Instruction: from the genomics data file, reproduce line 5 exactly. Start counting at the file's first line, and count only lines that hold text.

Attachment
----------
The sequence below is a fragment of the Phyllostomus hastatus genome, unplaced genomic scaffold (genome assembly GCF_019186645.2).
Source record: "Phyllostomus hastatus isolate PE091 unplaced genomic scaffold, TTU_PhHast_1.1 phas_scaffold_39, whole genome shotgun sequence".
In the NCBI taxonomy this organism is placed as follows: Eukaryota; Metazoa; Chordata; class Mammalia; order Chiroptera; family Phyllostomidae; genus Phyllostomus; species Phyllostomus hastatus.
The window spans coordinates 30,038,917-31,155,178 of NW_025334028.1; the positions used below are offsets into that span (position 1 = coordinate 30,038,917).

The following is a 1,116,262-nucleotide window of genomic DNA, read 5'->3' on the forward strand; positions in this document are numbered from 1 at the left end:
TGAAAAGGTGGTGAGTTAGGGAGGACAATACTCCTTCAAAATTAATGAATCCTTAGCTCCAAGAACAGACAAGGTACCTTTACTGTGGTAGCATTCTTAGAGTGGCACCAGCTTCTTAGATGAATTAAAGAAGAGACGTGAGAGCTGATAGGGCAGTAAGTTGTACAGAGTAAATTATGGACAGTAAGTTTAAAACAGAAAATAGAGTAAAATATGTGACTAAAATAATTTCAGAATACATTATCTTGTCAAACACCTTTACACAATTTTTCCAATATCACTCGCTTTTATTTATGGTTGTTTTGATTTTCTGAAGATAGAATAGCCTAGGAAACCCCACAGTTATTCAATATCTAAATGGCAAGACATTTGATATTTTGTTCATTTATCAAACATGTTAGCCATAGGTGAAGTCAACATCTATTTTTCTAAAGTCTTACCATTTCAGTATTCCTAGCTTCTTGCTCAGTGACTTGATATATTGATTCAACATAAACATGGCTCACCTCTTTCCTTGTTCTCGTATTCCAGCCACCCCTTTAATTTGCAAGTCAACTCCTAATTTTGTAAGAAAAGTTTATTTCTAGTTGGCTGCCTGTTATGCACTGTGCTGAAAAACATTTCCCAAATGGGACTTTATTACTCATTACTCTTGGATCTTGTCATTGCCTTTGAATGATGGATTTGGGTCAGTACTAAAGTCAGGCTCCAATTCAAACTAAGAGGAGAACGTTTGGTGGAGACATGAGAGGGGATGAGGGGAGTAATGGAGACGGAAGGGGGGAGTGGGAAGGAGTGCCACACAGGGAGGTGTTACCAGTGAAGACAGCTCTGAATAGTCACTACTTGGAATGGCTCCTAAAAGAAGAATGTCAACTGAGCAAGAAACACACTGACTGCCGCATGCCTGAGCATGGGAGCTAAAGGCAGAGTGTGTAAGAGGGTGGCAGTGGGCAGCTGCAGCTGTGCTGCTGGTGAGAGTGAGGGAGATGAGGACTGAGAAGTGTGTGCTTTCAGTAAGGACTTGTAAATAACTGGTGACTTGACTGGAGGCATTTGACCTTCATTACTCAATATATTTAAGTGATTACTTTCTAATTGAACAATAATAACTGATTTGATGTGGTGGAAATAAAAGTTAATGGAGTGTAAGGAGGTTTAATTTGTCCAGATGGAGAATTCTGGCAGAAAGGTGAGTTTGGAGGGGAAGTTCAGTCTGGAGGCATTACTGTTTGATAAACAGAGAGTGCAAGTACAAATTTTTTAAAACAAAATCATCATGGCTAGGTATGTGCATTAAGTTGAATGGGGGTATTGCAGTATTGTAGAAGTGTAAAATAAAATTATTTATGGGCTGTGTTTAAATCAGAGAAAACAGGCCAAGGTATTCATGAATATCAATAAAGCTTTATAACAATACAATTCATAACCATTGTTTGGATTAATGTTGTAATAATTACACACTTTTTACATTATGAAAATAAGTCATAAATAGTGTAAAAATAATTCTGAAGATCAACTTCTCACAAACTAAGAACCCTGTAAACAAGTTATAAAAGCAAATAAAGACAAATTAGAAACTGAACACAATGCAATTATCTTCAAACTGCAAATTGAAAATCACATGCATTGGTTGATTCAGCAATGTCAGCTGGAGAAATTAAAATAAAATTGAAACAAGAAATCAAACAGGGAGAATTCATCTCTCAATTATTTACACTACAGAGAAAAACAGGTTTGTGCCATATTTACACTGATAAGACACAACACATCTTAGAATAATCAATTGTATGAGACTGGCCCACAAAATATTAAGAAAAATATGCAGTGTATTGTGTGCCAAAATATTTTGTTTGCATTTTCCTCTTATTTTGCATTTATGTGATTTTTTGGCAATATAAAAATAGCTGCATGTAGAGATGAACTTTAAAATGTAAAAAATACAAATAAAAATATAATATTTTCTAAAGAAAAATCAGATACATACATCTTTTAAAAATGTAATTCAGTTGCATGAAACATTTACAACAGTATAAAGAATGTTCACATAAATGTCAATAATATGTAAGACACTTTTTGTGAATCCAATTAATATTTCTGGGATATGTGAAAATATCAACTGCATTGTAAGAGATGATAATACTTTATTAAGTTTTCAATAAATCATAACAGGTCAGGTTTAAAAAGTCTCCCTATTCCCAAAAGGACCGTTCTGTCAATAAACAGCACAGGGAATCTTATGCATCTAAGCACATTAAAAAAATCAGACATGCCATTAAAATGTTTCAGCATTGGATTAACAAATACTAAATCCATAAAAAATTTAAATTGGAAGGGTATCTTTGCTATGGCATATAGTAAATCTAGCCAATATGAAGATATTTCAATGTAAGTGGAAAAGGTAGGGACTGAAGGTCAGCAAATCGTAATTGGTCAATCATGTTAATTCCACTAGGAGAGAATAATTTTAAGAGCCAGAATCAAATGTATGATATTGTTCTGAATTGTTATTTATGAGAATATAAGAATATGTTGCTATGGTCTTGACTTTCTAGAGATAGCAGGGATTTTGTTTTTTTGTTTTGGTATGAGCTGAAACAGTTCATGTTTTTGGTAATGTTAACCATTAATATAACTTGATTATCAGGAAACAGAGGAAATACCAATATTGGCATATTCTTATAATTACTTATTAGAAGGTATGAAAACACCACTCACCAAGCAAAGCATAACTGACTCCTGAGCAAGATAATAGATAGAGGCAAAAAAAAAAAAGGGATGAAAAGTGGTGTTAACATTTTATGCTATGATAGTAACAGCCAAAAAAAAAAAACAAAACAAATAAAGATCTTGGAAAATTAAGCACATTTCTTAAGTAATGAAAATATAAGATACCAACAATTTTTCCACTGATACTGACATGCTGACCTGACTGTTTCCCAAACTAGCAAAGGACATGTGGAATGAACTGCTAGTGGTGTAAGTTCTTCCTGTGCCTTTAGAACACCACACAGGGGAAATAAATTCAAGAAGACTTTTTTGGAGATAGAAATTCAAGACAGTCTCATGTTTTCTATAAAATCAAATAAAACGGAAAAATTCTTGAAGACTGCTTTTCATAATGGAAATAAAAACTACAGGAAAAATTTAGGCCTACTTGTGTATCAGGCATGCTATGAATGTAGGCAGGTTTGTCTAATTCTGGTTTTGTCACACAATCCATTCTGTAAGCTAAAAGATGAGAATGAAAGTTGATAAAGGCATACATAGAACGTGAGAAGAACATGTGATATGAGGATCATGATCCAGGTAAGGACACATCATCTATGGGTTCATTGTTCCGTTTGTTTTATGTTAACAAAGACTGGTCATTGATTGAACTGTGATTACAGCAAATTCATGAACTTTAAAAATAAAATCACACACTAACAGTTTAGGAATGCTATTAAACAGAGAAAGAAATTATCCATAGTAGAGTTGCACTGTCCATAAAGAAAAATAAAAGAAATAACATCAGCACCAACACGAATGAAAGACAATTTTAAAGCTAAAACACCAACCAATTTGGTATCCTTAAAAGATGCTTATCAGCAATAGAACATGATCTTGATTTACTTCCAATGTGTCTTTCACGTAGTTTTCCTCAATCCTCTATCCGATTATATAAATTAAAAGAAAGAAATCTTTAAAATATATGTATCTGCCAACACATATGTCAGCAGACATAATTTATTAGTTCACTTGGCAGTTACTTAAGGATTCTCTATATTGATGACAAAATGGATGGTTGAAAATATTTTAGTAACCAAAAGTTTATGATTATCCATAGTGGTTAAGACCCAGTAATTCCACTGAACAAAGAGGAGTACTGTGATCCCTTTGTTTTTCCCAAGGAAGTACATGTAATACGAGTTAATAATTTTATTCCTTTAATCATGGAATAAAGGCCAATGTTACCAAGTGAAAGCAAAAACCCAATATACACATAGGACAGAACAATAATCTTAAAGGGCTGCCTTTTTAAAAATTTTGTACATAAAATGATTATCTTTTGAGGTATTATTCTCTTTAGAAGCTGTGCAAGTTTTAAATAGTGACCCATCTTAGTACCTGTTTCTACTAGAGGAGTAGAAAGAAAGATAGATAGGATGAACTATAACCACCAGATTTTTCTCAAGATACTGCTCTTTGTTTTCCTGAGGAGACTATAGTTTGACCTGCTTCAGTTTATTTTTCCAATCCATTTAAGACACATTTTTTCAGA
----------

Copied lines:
The following is a 1,116,262-nucleotide window of genomic DNA, read 5'->3' on the forward strand; positions in this document are numbered from 1 at the left end: